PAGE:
The ICMP has long been at the forefront of using DNA to try to track down missing people, pioneered following the most appalling excesses of the Bosnian war.
“We started using DNA because of Srebrenica,” she says.
Now, they pursue people who have gone missing because of natural disasters, war, trafficking, crime, human slavery or, of course, migration.
They have helped to identify more than 20,000 people over the years.
Sometimes, after a natural disaster, a government will do everything it can to help arrange identification.
But when it comes to putting a name to migrants who’ve died while trying to get into Europe, the support is not there.
It is, says Bomberger, “an ad hoc” process: “I’ll be honest with you, there is no mechanism. All the things we hoped would be put into place still don’t exist.
“Every time there is a disaster like the ship that went down off Greece, we all scramble.”
‘We have a million ideas, but… it’s politics’
What she wants is structure and organisation, with the ability to share data and buy-in from governments.
“The DNA mechanisms and the data systems exist. We have a million ideas about how to ensure co-operation, but the governments need to take responsibility…it’s politics.”
So instead, like Pavlidis, she perseveres – working and waiting, helping and hoping.
An hour’s drive from Pavlidis’s busy hospital, and we are standing in a cemetery at the end of a dusty track on the outskirts of a remote Greek village.
The sun is setting, and the weeds are tall.
A praying mantis is idling on a leaf by my feet.
And all around us are hundreds of graves occupied by people who never saw this place in their lives.
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Everyone buried here was a migrant, who died while trying to cross the nearby border with Turkey and so reach the promised land of the European Union.
And almost all of them are anonymous, their graves marked only by roughly-shaped stones covered in a rudimentary whitewash.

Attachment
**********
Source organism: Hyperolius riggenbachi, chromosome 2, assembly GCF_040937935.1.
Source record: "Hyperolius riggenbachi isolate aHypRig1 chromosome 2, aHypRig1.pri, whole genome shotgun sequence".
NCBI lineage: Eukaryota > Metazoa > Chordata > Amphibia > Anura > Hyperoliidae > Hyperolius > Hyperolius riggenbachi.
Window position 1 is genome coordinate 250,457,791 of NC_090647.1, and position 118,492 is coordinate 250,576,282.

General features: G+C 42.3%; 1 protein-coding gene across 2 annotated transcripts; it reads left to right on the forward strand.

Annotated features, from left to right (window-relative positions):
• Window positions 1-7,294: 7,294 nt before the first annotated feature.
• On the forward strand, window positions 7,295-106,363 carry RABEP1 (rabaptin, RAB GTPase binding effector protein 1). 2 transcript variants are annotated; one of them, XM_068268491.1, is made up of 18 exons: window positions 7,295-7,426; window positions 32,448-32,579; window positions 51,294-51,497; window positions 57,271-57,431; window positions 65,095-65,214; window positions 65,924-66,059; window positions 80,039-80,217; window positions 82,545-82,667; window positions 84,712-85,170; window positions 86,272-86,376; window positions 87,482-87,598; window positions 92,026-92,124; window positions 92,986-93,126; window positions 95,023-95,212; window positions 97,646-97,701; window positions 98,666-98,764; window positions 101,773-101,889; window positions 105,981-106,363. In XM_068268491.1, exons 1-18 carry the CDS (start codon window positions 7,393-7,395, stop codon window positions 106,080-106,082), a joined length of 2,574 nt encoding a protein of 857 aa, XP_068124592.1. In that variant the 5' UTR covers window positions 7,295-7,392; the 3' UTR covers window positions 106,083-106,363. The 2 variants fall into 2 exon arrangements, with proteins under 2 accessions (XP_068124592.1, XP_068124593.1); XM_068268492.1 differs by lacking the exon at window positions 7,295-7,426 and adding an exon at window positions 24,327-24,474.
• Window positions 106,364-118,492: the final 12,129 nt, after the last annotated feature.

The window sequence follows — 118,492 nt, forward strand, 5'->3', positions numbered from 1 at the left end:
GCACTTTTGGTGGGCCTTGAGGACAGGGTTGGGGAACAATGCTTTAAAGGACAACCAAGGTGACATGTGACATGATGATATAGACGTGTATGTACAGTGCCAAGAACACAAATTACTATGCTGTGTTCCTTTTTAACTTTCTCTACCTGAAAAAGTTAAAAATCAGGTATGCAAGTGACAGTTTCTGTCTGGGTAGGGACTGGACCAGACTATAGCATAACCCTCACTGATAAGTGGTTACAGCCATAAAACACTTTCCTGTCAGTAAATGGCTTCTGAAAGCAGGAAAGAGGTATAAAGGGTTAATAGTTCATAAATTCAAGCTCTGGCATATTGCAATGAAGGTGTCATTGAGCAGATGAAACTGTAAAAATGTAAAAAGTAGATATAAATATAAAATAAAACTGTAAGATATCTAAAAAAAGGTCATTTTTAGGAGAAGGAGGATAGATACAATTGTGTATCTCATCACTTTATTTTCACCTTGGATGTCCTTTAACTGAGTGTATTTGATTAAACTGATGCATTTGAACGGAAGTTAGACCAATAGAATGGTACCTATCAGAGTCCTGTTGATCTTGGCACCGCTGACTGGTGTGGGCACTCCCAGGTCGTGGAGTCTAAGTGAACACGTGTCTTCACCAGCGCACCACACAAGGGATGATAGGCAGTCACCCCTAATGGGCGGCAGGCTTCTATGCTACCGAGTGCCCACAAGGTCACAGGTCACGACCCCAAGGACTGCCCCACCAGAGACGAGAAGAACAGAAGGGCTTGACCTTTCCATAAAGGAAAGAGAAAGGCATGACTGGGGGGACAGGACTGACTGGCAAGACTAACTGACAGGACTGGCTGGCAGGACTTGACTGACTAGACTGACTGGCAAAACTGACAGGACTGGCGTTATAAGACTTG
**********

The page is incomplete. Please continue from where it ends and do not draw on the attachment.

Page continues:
This is a cemetery of the unknown.
But each grave comes with a number, a story and a paper trail.
Look into these numbers, and you can find out where the body was found, how the person died, whether they had any distinguishing features, what they were wearing.
The clues that might just lead to a name appearing on those blank headstones someday.
At one end of the cemetery, praying quietly, is Mehmet Serif Damadoglu.
For decades, he was the Imam and he still lives here, in Sidiro.
It was he who oversaw hundreds of ceremonies at the local mosque, where migrants’ bodies were wrapped, blessed and then taken for burial.
The small local cemeteries began filling up and the locals complained that they would have no space left for their own families, so Damadoglu helped to set up this new burial ground outside the village.
It is used only for migrants’ graves and there are now more people buried here than there are residents living in the village.
He is a man blessed with an easy smile and an enduring sense of faith in the world.
“For us, all that matters is that they were fellow human beings, and therefore they deserve our respect. That’s all. No matter where they came from, they are human beings.
“Whoever comes looking for their relative, we know that they lie there, in that cemetery. It is exclusively for them.
“The burial rituals we perform on them, there is no discrimination. All the rituals I performed for my father and my mother, the exact same rituals we perform for the migrants. They are neither inferior nor superior. We are equal.”
It’s an ideological position that has not always gone down well.
He tells an extraordinary story of holding a service for a young man whose body was badly decomposed.
The village opposed it, saying it was unsanitary and that, if it had to take place at all, it should be rushed.
Damadoglu was resolute: “I said to them – what if this was your son? Would you stop me?”
And then, on the day of the burial, the man’s sister arrived from Somalia.
The Imam told her not to open the shroud, to remember him as he was, but instead she undid the stitches and hugged her brother’s remains. It was a moment of closure – rare but precious.
And that is the hope that is symbolised by this cemetery on a hill. Blank gravestones that are waiting for a name.